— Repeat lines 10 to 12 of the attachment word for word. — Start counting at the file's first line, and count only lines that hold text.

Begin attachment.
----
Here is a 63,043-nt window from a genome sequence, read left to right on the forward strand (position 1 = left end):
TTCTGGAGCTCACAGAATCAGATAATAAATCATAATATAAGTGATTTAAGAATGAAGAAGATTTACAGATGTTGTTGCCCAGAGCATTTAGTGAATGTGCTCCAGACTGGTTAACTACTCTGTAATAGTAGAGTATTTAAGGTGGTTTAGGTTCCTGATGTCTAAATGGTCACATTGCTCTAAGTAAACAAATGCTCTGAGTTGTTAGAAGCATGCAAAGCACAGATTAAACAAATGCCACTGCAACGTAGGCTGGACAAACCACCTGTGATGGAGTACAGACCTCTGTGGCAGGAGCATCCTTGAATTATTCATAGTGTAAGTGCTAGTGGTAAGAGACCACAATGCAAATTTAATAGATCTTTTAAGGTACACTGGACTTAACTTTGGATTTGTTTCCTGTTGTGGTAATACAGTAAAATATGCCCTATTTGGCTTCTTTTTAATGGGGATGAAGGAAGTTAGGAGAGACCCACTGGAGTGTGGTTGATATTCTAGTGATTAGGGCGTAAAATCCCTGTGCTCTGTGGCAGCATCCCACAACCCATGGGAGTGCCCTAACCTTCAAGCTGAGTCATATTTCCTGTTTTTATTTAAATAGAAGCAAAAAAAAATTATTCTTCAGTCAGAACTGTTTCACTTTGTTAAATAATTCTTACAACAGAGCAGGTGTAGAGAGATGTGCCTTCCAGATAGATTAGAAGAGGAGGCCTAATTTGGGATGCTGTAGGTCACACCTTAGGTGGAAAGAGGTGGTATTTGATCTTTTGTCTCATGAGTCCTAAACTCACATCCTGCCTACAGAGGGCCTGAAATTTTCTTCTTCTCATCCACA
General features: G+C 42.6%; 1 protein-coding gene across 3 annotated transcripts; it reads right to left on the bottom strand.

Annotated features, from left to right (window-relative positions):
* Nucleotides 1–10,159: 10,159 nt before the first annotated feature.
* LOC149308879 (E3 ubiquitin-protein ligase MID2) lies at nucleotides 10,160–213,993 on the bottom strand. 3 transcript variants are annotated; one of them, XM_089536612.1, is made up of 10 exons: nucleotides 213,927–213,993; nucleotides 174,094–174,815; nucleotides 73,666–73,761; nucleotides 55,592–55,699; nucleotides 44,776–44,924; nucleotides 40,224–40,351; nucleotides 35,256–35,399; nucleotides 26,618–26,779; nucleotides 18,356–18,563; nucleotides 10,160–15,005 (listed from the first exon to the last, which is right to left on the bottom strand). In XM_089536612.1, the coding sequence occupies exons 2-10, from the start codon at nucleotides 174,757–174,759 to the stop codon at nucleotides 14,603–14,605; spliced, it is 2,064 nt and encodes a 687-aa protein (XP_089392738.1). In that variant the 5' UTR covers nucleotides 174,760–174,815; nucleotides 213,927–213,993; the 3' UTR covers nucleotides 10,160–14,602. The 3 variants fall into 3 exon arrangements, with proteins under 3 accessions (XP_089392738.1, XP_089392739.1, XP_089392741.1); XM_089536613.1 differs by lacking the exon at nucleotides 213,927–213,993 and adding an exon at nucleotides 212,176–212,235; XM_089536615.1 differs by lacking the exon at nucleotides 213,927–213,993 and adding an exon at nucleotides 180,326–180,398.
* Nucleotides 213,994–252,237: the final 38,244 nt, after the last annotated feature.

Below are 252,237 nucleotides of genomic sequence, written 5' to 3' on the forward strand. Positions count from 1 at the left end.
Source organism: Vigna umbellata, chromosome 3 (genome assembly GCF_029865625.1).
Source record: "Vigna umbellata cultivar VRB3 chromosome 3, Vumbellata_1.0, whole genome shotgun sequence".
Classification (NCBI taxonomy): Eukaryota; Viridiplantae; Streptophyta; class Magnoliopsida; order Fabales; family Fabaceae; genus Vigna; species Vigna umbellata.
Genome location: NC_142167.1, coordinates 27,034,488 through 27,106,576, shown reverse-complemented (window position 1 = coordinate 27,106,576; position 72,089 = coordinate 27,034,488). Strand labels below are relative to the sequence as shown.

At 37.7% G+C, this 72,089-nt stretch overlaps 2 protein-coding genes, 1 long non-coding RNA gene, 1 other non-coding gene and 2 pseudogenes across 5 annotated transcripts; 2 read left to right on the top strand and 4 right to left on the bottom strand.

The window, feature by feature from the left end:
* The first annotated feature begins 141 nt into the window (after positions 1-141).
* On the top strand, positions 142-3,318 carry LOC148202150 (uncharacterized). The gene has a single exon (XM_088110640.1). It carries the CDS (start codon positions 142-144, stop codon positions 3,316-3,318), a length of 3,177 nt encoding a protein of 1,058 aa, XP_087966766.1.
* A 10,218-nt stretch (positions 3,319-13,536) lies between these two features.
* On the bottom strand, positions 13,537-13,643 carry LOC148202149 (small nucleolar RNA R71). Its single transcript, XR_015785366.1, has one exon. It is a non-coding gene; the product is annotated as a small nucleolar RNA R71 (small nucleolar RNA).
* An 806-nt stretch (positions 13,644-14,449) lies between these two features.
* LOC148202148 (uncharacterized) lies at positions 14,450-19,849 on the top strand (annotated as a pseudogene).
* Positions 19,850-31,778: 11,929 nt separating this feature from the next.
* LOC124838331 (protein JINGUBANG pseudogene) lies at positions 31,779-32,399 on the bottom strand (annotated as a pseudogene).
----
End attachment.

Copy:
Source record: "Vigna umbellata cultivar VRB3 chromosome 3, Vumbellata_1.0, whole genome shotgun sequence".
Classification (NCBI taxonomy): Eukaryota; Viridiplantae; Streptophyta; class Magnoliopsida; order Fabales; family Fabaceae; genus Vigna; species Vigna umbellata.
Genome location: NC_142167.1, coordinates 27,034,488 through 27,106,576, shown reverse-complemented (window position 1 = coordinate 27,106,576; position 72,089 = coordinate 27,034,488). Strand labels below are relative to the sequence as shown.